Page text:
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University 18 Yrs + | British Politics & the Media

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British Politics and the Media – Introduction to the British Press

The types of media available to politicians have developed over time:-

The development of the printing press revolutionised communication.

Before this political arguments could only be communicated by word of mouth and the Church controlled the production of culture through the copying of material longhand by monks.

From the 16th century the political pamphlet became a major method of communicating political ideas and influencing opinion. The British Library has a collection of 22,000 pamphlets published during the English Civil War collected by the bookseller George Thomason, probably representing 80% of those printed.

In the 18th century, Robert Walpole, the first British Prime Minister, understood the political significance of pamphlets and, in an early version of political spin, paid people across the country to write pamphlets which attacked his opponents and put his policies in a good light.

As late as 1940, the pamphlet ‘Guilty Men’ by Labour (Michael Foot), Liberal and Conservative Evening Standard journalists attacked the pre-war appeasers of Hitler amongst the British establishment, sold 200,000 copies and had some influence on the Conservatives’ defeat in 1945 by discrediting the foreign policy of pre-war Conservative Governments. Political pamphlets no longer exist but think tank reports still play an important role in disseminating new ideas and policy analysis.


Although newspapers, as regular publications, first appeared in the 17th century, technical changes in the late 19th century which made cheap paper possible, stimulated the production of newspapers for mass consumption.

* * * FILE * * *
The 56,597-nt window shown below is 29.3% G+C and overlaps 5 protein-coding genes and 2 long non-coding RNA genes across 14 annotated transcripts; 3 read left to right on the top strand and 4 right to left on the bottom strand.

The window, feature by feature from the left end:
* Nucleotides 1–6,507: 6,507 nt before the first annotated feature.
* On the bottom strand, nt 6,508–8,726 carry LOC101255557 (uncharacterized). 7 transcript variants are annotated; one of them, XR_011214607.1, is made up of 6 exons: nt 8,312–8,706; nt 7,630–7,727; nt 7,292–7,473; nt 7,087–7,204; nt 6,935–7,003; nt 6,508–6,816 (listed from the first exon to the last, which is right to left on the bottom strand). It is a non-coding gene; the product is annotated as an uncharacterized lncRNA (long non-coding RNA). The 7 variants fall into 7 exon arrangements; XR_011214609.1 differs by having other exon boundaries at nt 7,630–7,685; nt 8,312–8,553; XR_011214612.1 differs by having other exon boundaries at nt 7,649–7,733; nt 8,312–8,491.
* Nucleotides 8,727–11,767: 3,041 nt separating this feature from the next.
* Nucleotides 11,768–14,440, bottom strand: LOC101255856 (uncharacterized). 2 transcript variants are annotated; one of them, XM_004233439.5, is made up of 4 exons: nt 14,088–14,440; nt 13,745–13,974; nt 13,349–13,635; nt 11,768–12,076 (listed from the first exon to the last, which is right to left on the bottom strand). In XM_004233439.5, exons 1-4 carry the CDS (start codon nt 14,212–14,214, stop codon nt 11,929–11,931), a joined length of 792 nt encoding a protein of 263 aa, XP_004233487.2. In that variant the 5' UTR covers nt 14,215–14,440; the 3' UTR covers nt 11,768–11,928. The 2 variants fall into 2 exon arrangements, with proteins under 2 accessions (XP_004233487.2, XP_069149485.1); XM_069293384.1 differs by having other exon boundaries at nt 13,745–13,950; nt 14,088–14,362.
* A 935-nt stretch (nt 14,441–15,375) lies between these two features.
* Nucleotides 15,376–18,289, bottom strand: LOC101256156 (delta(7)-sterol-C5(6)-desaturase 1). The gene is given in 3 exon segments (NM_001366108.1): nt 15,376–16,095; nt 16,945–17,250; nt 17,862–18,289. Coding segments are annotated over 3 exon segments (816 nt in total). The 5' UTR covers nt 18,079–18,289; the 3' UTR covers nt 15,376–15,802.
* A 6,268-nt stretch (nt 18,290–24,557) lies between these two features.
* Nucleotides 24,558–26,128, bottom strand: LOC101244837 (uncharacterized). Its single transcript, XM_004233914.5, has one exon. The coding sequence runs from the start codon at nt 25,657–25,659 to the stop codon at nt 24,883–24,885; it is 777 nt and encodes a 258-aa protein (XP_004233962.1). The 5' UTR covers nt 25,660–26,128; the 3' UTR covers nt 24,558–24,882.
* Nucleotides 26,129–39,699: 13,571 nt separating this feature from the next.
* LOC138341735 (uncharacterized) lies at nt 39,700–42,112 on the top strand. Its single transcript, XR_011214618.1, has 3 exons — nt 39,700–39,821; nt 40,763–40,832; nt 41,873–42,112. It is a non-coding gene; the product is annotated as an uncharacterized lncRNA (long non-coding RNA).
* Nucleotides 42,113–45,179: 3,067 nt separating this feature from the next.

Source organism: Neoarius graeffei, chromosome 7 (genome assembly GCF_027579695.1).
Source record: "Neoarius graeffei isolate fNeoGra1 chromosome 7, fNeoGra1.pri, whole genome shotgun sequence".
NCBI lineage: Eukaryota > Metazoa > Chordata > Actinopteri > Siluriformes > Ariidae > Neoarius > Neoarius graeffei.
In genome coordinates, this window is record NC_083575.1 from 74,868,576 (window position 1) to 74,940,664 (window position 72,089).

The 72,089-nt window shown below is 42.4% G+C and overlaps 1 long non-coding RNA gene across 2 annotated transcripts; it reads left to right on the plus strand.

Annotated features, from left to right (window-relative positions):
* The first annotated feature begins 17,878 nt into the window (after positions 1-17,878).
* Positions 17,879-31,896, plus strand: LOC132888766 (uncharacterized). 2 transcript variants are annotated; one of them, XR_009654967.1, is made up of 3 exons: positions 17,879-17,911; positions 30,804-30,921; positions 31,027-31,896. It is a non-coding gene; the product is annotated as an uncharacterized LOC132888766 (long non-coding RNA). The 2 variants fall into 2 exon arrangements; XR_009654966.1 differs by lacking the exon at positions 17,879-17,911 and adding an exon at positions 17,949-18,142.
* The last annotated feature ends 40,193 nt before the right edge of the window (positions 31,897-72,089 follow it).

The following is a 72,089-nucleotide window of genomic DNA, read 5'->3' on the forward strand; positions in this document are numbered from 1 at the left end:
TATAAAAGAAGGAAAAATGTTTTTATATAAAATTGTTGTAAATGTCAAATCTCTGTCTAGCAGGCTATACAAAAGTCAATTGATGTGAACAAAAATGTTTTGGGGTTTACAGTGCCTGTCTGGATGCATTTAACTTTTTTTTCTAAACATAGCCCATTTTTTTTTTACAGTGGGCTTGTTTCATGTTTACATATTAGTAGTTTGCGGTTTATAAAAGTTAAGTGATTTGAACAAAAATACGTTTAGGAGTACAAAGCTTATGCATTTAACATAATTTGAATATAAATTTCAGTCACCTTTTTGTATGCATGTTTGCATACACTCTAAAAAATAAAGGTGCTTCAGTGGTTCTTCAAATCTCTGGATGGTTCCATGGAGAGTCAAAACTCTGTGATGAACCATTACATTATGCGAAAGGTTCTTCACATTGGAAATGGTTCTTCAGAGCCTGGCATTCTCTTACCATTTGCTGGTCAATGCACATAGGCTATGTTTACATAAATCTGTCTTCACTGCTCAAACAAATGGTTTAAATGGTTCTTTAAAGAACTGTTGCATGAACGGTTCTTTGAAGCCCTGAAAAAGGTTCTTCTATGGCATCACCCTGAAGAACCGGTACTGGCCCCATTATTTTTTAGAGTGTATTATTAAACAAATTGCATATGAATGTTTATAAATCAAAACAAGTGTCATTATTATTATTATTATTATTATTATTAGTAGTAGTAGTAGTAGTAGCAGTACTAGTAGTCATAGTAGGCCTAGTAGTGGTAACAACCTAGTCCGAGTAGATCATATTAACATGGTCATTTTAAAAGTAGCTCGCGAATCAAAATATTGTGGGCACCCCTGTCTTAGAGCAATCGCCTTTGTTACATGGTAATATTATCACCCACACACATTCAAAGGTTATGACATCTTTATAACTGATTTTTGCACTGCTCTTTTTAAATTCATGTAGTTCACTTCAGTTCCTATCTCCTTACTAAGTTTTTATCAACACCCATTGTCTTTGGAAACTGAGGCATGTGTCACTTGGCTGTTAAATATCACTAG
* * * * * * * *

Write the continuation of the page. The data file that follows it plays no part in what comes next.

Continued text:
The invention of the telegraph in the mid- 19th century allowed journalists’ reports, often from agencies such as Reuters, and photographs to be sent over long distances and the railways at about the same time allowed newspapers to be distributed.

In 1896, Lord Northcliffe launched the Daily Mail as a newspaper that would appeal to a wider audience with features that would entertain as well as inform and was the first paper to sell a million copies. Northcliffe also took over The Times and Lord Beaverbrook bought The Express in 1916 and turned it into a popular paper similar to the Daily Mail.

Newspapers became more partisan and politically influential. The Times criticisms of Asquith’s running of the First World War helped to bring down the Government and in the 1930s its support for appeasement helped the Government to maintain its policy.

In the 1920s the support of Rothermere and Beaverbrook for protection as an economic policy and their decision to run candidates against official Conservative in by-election led the Conservative leader, Stanley Baldwin, to give his famous and bitter speech about their ‘power without responsibility, the prerogative of the harlot throughout the ages’.